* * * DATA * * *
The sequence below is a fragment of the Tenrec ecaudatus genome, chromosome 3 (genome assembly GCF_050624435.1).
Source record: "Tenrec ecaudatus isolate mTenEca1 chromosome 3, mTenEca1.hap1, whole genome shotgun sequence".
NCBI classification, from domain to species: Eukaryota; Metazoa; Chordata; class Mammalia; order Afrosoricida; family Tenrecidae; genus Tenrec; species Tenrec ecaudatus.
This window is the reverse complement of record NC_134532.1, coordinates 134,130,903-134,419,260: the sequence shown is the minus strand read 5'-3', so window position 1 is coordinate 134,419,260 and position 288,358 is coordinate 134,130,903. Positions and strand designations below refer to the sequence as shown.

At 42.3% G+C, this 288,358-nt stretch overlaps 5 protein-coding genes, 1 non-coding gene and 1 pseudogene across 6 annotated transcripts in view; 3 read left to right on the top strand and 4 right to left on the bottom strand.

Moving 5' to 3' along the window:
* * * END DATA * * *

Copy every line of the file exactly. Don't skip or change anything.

The sequence below is a fragment of the Tenrec ecaudatus genome, chromosome 3 (genome assembly GCF_050624435.1).
Source record: "Tenrec ecaudatus isolate mTenEca1 chromosome 3, mTenEca1.hap1, whole genome shotgun sequence".
NCBI classification, from domain to species: Eukaryota; Metazoa; Chordata; class Mammalia; order Afrosoricida; family Tenrecidae; genus Tenrec; species Tenrec ecaudatus.
This window is the reverse complement of record NC_134532.1, coordinates 134,130,903-134,419,260: the sequence shown is the minus strand read 5'-3', so window position 1 is coordinate 134,419,260 and position 288,358 is coordinate 134,130,903. Positions and strand designations below refer to the sequence as shown.

At 42.3% G+C, this 288,358-nt stretch overlaps 5 protein-coding genes, 1 non-coding gene and 1 pseudogene across 6 annotated transcripts in view; 3 read left to right on the top strand and 4 right to left on the bottom strand.

Moving 5' to 3' along the window: